In selecting the particular breeds we’d be raising, I had both legitimate criteria—inherent sturdiness, some retention of natural instincts (so they were more capable of fending for themselves, given reasonable expectations, of course…not counting on them to fight off their own predators or establish a FOB or anything, just looking for animals willing to forage, and, generally, more likely to birth live young without complications), and able to cover more than one need (poultry which both lays admirably and grows into proper-sized table fare; sheep with very nice fleeces who also produce market lambs)-as well as the gut reaction of personal preference—liking their temperments and their appearances. I’ve also been accused of being a “Luddite” (at which point I had to curb my natural reaction, which was to take offense, and go look the definition up before discovering that yes, I AM one of those people who eyes new technological developments with equal parts suspicion and scorn). Not that I don’t like Velcro, and plumbing and Tetanus shots, and whatnot, but, moreso, that I find, whenever humans stretch Nature with a heavier hand…Jurassic Park’s Ian Malcom and his maxim of being so preoccupied whether we could that we never stopped to think if we should explains it pretty well. The more we Frankenstein the bodies of animals to suit our particular whims, the less healthy and functional they end up.
The need to protect genetic diversity is a serious thing, too. The people over at the Livestock Conservancy are my heroes for providing all the information and guiding light anyone could hope for, and they have a most phenomenal and comprehensive website! From there I could avail myself to books, and to loping through images and sites online before settling upon who was producing what I thought were the best looking specimens of those particular breeds. It bears mentioning that this was made ever so much more complicated by our family’s sanctions against using Facebook. Practically ALL of the farms and breeders in the universe are on Facebook, but my husband’s role in the Army long ago necessitated the elimination of his account, and then prohibition kind of trickled down throughout our family from there. How fortunate to find other means of seeing what people were raising and then reaching out to them (and asking them mounds of questions!! It STILL amazes me how very patient and kindly all of these people were/are to a stumbling novice, and I will be forever grateful).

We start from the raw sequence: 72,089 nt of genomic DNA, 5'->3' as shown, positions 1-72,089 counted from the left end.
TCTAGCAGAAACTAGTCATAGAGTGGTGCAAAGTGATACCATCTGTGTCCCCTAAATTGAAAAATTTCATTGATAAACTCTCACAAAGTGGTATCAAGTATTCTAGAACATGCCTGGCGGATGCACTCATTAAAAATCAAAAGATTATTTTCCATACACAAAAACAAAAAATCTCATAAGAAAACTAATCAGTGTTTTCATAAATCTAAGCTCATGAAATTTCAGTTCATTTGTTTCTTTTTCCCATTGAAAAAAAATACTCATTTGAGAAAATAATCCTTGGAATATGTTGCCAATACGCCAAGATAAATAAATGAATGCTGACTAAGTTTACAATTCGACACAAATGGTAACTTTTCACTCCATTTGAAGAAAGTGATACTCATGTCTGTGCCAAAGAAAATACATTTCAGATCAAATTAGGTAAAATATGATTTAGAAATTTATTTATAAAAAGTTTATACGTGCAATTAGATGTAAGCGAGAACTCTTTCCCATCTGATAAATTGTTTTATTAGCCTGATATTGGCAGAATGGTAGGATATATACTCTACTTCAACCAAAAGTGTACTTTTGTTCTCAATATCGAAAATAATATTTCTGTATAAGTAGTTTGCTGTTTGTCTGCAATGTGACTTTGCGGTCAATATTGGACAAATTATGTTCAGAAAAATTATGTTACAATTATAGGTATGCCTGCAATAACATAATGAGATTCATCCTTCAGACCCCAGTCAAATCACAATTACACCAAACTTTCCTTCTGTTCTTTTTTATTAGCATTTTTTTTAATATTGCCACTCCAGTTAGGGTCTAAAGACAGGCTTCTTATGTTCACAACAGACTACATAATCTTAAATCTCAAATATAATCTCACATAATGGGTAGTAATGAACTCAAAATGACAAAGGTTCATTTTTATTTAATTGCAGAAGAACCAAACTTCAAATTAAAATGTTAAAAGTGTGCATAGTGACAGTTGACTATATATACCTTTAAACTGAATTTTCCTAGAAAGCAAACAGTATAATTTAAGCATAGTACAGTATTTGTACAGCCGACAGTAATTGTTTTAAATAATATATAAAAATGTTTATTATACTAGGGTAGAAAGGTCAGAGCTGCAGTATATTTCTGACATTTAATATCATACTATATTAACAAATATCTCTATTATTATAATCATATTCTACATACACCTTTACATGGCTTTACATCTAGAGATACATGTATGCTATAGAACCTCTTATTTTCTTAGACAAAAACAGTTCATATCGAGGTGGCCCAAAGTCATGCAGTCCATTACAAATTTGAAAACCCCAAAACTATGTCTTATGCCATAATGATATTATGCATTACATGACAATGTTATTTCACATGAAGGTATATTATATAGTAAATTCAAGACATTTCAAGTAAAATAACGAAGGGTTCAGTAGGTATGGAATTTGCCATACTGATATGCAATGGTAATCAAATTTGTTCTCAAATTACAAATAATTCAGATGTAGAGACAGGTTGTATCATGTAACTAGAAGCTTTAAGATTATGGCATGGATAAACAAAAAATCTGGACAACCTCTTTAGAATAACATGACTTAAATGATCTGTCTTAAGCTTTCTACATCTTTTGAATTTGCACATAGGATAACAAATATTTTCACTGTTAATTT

Then, as with what is possibly too much of the basis for how I approach doing ANYTHING, I used what I know of dogs to guide me in purchasing our broodstock. I sought out those I viewed as the very best animals we could afford (much to my husband’s dismay), and became ridiculously lucky in securing transportation for them from afar, in spite of us not yet possessing a truck. (So that’s something I must recommend against, by the way, not owning a truck when starting a farm. Yep. This erroneous oversight has proven extremely rough on our Passat.. In fact, I would warn against a family failing to own a secondary vehicle of any kind, on the grounds of it making even basic tasks inordinately more complicated and difficult.) How incredible is it to tap into an entirely homemade network of people who SO love sheep or rabbits that they’re willing to take up extra animals and drive them across numerous state lines in order to get them to their new homes? Nobody charged beyond gas money, and everybody took it quite readily on faith that we were decent people who would hold up our ends of the bargain. This, in turn, gave credence to what my husband considered a maddening willingness of mine to trust people we didn’t really even know, and to pay them in advance for animals in spite of having only theoretical recourse. (The lot of any of the sellers was all the more precarious, though, because they were entrusting veritable strangers with animals they have brought up, and loved, and fretted over—animals created under the banners of their names, with all their reputations and credibility attached.) They took me at my word, and forgave me my lack of complete experience, and they consigned their precious animals to our care. They did all of this on a premise of honesty. Stretch that potentially-tenuous hold even further when Molly Baker never did receive that first check we sent her, yet still she specifically put her flat-out magnificent ram in with those three ewes I was trying to buy, so that they’d arrive in the suitable degree of pregnancy…by the grace of God everything worked out exactly as I’d dared to wish. As I am a consummate pessimist, I found the surprise that much more galvanizing. There really is no way for me to tell it that doesn’t sound like crappy, idealized, saccharine fiction, but there it is.